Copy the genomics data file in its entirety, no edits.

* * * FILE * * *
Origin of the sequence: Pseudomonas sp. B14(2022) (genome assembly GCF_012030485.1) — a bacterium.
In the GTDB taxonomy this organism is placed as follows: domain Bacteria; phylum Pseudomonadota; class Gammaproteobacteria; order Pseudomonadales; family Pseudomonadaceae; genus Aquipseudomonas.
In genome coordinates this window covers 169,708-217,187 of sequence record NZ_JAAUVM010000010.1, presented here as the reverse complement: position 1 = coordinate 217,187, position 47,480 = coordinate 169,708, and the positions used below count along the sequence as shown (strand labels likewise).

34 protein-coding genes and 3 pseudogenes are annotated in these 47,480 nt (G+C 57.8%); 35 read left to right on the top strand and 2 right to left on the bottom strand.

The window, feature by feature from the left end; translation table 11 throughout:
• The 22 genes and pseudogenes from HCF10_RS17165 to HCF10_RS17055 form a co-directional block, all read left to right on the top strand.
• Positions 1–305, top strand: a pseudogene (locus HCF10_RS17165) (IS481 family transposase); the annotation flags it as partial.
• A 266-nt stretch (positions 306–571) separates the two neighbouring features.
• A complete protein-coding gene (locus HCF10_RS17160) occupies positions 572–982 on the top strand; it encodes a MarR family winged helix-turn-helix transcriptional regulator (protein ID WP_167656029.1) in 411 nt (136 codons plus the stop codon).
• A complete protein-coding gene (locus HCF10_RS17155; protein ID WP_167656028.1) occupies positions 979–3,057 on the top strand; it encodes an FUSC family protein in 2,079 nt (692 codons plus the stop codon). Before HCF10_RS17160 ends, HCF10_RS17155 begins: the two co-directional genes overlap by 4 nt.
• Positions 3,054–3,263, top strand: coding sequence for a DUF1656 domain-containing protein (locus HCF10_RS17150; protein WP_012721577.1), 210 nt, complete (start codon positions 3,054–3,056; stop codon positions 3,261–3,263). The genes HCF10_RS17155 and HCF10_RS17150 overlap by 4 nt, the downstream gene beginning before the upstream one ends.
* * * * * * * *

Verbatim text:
Origin of the sequence: Pseudomonas sp. B14(2022) (genome assembly GCF_012030485.1) — a bacterium.
In the GTDB taxonomy this organism is placed as follows: domain Bacteria; phylum Pseudomonadota; class Gammaproteobacteria; order Pseudomonadales; family Pseudomonadaceae; genus Aquipseudomonas.
In genome coordinates this window covers 169,708-217,187 of sequence record NZ_JAAUVM010000010.1, presented here as the reverse complement: position 1 = coordinate 217,187, position 47,480 = coordinate 169,708, and the positions used below count along the sequence as shown (strand labels likewise).

34 protein-coding genes and 3 pseudogenes are annotated in these 47,480 nt (G+C 57.8%); 35 read left to right on the top strand and 2 right to left on the bottom strand.

The window, feature by feature from the left end; translation table 11 throughout:
• The 22 genes and pseudogenes from HCF10_RS17165 to HCF10_RS17055 form a co-directional block, all read left to right on the top strand.
• Positions 1–305, top strand: a pseudogene (locus HCF10_RS17165) (IS481 family transposase); the annotation flags it as partial.
• A 266-nt stretch (positions 306–571) separates the two neighbouring features.
• A complete protein-coding gene (locus HCF10_RS17160) occupies positions 572–982 on the top strand; it encodes a MarR family winged helix-turn-helix transcriptional regulator (protein ID WP_167656029.1) in 411 nt (136 codons plus the stop codon).
• A complete protein-coding gene (locus HCF10_RS17155; protein ID WP_167656028.1) occupies positions 979–3,057 on the top strand; it encodes an FUSC family protein in 2,079 nt (692 codons plus the stop codon). Before HCF10_RS17160 ends, HCF10_RS17155 begins: the two co-directional genes overlap by 4 nt.
• Positions 3,054–3,263, top strand: coding sequence for a DUF1656 domain-containing protein (locus HCF10_RS17150; protein WP_012721577.1), 210 nt, complete (start codon positions 3,054–3,056; stop codon positions 3,261–3,263). The genes HCF10_RS17155 and HCF10_RS17150 overlap by 4 nt, the downstream gene beginning before the upstream one ends.